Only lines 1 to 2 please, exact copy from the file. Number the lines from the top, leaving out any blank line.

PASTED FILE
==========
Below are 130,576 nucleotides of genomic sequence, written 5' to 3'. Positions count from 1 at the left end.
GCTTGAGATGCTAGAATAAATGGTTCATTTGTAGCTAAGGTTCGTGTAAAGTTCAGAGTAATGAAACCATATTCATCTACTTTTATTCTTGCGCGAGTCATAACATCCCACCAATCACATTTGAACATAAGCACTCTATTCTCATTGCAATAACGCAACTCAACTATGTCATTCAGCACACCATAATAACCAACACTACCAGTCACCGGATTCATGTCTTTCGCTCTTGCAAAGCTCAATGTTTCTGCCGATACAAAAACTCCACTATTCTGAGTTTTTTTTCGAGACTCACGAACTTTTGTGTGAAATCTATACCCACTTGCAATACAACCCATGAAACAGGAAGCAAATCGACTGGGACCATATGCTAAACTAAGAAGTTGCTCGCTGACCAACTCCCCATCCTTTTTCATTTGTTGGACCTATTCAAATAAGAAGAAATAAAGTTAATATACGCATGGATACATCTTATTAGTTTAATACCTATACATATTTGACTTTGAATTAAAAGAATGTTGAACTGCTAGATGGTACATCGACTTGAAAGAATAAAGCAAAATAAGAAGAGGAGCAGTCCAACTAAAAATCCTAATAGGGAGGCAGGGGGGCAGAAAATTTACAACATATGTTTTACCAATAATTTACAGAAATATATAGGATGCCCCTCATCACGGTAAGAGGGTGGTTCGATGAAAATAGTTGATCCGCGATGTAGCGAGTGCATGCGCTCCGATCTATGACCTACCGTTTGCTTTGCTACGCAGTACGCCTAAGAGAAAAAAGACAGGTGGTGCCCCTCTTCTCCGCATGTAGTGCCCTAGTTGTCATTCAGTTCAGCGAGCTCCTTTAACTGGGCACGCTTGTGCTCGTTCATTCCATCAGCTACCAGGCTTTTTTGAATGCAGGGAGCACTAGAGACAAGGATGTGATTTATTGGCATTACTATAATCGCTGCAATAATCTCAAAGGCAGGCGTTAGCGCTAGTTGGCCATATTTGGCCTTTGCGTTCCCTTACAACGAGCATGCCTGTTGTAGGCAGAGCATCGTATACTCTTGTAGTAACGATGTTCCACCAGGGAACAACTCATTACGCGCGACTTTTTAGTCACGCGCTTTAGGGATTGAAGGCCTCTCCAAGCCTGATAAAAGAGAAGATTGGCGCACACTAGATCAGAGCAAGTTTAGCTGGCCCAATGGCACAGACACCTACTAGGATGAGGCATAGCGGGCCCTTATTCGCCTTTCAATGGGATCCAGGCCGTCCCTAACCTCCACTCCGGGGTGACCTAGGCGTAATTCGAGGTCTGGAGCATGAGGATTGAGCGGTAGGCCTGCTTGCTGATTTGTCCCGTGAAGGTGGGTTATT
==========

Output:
Below are 130,576 nucleotides of genomic sequence, written 5' to 3'. Positions count from 1 at the left end.
GCTTGAGATGCTAGAATAAATGGTTCATTTGTAGCTAAGGTTCGTGTAAAGTTCAGAGTAATGAAACCATATTCATCTACTTTTATTCTTGCGCGAGTCATAACATCCCACCAATCACATTTGAACATAAGCACTCTATTCTCATTGCAATAACGCAACTCAACTATGTCATTCAGCACACCATAATAACCAACACTACCAGTCACCGGATTCATGTCTTTCGCTCTTGCAAAGCTCAATGTTTCTGCCGATACAAAAACTCCACTATTCTGAGTTTTTTTTCGAGACTCACGAACTTTTGTGTGAAATCTATACCCACTTGCAATACAACCCATGAAACAGGAAGCAAATCGACTGGGACCATATGCTAAACTAAGAAGTTGCTCGCTGACCAACTCCCCATCCTTTTTCATTTGTTGGACCTATTCAAATAAGAAGAAATAAAGTTAATATACGCATGGATACATCTTATTAGTTTAATACCTATACATATTTGACTTTGAATTAAAAGAATGTTGAACTGCTAGATGGTACATCGACTTGAAAGAATAAAGCAAAATAAGAAGAGGAGCAGTCCAACTAAAAATCCTAATAGGGAGGCAGGGGGGCAGAAAATTTACAACATATGTTTTACCAATAATTTACAGAAATATATAGGATGCCCCTCATCACGGTAAGAGGGTGGTTCGATGAAAATAGTTGATCCGCGATGTAGCGAGTGCATGCGCTCCGATCTATGACCTACCGTTTGCTTTGCTACGCAGTACGCCTAAGAGAAAAAAGACAGGTGGTGCCCCTCTTCTCCGCATGTAGTGCCCTAGTTGTCATTCAGTTCAGCGAGCTCCTTTAACTGGGCACGCTTGTGCTCGTTCATTCCATCAGCTACCAGGCTTTTTTGAATGCAGGGAGCACTAGAGACAAGGATGTGATTTATTGGCATTACTATAATCGCTGCAATAATCTCAAAGGCAGGCGTTAGCGCTAGTTGGCCATATTTGGCCTTTGCGTTCCCTTACAACGAGCATGCCTGTTGTAGGCAGAGCATCGTATACTCTTGTAGTAACGATGTTCCACCAGGGAACAACTCATTACGCGCGACTTTTTAGTCACGCGCTTTAGGGATTGAAGGCCTCTCCAAGCCTGATAAAAGAGAAGATTGGCGCACACTAGATCAGAGCAAGTTTAGCTGGCCCAATGGCACAGACACCTACTAGGATGAGGCATAGCGGGCCCTTATTCGCCTTTCAATGGGATCCAGGCCGTCCCTAACCTCCACTCCGGGGTGACCTAGGCGTAATTCGAGGTCTGGAGCATGAGGATTGAGCGGTAGGCCTGCTTGCTGATTTGTCCCGTGAAGGTGGGTTATT